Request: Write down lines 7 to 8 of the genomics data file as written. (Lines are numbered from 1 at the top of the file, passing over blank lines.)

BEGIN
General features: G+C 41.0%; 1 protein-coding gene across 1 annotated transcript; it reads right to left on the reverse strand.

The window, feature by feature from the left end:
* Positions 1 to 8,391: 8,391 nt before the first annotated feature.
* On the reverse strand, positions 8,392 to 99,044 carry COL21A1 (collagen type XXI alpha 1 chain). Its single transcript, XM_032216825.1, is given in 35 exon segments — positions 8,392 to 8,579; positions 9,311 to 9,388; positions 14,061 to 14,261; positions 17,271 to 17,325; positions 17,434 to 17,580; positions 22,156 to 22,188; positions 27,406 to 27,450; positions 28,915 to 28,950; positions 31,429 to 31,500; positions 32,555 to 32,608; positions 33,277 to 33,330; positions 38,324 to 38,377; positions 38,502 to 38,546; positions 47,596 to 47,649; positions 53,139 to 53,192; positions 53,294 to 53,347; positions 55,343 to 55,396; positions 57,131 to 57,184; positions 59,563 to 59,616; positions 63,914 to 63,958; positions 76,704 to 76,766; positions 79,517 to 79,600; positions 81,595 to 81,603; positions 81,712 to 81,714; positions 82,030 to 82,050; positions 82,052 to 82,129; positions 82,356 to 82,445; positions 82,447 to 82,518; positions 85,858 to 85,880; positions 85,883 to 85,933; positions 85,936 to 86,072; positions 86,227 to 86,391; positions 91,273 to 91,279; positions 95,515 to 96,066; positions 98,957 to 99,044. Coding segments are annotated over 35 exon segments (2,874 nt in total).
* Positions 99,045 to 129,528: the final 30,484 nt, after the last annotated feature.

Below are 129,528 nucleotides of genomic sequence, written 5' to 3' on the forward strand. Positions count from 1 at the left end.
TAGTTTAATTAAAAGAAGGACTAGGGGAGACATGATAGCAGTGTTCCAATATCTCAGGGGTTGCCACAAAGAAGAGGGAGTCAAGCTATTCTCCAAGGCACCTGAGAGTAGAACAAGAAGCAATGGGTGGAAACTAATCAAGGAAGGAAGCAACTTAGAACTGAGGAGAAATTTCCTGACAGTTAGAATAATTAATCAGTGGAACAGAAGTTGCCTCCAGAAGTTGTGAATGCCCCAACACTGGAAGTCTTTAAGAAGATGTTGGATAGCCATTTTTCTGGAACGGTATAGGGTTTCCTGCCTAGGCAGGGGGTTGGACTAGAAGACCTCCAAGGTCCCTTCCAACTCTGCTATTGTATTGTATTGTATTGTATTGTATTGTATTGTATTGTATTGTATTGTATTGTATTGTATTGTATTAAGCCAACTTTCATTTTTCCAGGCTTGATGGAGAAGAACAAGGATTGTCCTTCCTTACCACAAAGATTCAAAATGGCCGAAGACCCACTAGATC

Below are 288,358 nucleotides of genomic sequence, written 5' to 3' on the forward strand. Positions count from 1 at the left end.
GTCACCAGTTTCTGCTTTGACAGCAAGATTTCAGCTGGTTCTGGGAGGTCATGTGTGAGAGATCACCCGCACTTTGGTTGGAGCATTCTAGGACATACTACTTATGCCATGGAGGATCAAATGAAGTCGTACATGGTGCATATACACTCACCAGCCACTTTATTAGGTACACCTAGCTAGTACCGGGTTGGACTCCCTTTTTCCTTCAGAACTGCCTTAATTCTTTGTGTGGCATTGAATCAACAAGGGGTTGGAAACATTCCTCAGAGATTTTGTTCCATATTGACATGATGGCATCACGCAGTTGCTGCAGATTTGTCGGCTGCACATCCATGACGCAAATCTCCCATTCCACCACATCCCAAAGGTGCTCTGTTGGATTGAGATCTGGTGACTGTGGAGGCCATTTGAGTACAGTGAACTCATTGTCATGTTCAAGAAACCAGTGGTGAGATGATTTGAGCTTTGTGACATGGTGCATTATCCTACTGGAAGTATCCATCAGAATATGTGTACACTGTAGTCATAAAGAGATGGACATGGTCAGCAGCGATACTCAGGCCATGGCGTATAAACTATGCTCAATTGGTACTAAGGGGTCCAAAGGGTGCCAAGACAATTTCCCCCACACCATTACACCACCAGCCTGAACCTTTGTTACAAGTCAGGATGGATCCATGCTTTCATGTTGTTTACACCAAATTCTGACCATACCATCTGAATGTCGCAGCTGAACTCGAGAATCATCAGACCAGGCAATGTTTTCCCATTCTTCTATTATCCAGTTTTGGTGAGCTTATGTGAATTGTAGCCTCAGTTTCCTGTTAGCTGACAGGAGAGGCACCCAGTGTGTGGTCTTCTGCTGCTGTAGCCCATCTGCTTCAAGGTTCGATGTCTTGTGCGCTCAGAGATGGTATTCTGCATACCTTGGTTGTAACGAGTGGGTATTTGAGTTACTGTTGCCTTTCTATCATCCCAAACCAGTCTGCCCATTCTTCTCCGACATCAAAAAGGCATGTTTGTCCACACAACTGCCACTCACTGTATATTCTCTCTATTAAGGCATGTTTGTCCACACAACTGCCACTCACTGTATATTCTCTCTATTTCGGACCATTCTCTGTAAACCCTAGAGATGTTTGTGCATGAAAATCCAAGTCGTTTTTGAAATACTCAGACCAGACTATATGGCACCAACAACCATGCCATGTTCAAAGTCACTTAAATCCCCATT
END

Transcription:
TAGTTTAATTAAAAGAAGGACTAGGGGAGACATGATAGCAGTGTTCCAATATCTCAGGGGTTGCCACAAAGAAGAGGGAGTCAAGCTATTCTCCAAGGCACCTGAGAGTAGAACAAGAAGCAATGGGTGGAAACTAATCAAGGAAGGAAGCAACTTAGAACTGAGGAGAAATTTCCTGACAGTTAGAATAATTAATCAGTGGAACAGAAGTTGCCTCCAGAAGTTGTGAATGCCCCAACACTGGAAGTCTTTAAGAAGATGTTGGATAGCCATTTTTCTGGAACGGTATAGGGTTTCCTGCCTAGGCAGGGGGTTGGACTAGAAGACCTCCAAGGTCCCTTCCAACTCTGCTATTGTATTGTATTGTATTGTATTGTATTGTATTGTATTGTATTGTATTGTATTGTATTGTATTGTATTAAGCCAACTTTCATTTTTCCAGGCTTGATGGAGAAGAACAAGGATTGTCCTTCCTTACCACAAAGATTCAAAATGGCCGAAGACCCACTAGATC

Below are 288,358 nucleotides of genomic sequence, written 5' to 3' on the forward strand. Positions count from 1 at the left end.